A progressive trade agenda, as put forward in the Canadian context, is possible and necessary. The impacts of trade and trade policies on gender equality are diverse; understanding those impacts can provide a “win-win” for both gender equality and trade.
Gendered Impacts of Trade: The Evidence
Globalization has been credited with boosting growth and wealth across the world and blamed for rising inequalities. It has also created job opportunities for large numbers of people, including many relatively poor women in parts of Asia, although the quality of such jobs remains a key challenge. There are also concerns that these gains come at the expense of others.
Rigorous research, including that supported through the International Development Research Centre’s (IDRC's) Growth and Economic Opportunities for Women (GrOW) program, shows that the gendered impacts of trade and trade policies are diverse, refuting economists’ hypotheses that increased competition would reduce forms of discrimination. Studies by Janneke Pieters and colleagues show, for example, that trade liberalization in Brazil had little impact on women’s employment (but had negative effects on men). In Indonesia, trade liberalization increased employment of women. And in India, the period of trade liberalization saw both a decline in women’s labour force participation and continued “distress” participation linked to high rates of poverty.
Thus, context matters. Importantly, there is strong gender segmentation in economic opportunities and labour force participation. Research under the University of Göttingen’s GrOW project shows that this segmentation is more persistent than generally thought. In fact, the segmentation increases as gender gaps in education decrease. Just as trade liberalization typically impacts each sector of an economy differently, gendered impacts are likely to differ, too.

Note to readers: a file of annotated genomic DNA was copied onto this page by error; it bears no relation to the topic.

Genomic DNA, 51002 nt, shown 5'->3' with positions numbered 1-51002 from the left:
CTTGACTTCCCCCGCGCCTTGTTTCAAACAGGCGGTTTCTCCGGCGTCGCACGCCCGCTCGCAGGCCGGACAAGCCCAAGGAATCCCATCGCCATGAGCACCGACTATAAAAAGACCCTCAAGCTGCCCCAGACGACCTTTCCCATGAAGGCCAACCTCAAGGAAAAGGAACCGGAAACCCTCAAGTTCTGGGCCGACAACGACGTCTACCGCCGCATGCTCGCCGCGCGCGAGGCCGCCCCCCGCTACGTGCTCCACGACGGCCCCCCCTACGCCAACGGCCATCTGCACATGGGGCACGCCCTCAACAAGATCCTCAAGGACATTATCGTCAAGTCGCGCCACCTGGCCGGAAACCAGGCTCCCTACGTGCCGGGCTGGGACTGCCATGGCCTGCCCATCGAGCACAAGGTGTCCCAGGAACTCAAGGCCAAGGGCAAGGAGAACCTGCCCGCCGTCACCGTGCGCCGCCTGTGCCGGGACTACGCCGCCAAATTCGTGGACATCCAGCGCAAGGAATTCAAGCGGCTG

From Evidence to Policy
While the links between trade and gender equality are complex, rigorous analysis can help us understand why we don’t see more positive developments and identify the conditions under which a “win-win” situation emerges.
First, keep the broader context in mind. The impacts that are identified in research by Pieters and others are embedded in broader changes. As Stephanie Seguino recently highlighted in an IDRC seminar in December 2017, while the global expansion of employment opportunities for women is coming to a halt, this is also the case for men, and it may be part of a broader trend of growing inequalities and changing relations of production.
Second, the impact of trade is mediated through national and international institutions. If the impact of trade liberalization, for example, depends on patterns of segmentation within countries, national policies to address these — such as education, campaigns, wage equality, child care and so forth — are critical. Similarly, social protection policies are needed in a global economy, especially to address the frequent labour market adjustments that come with more open economies.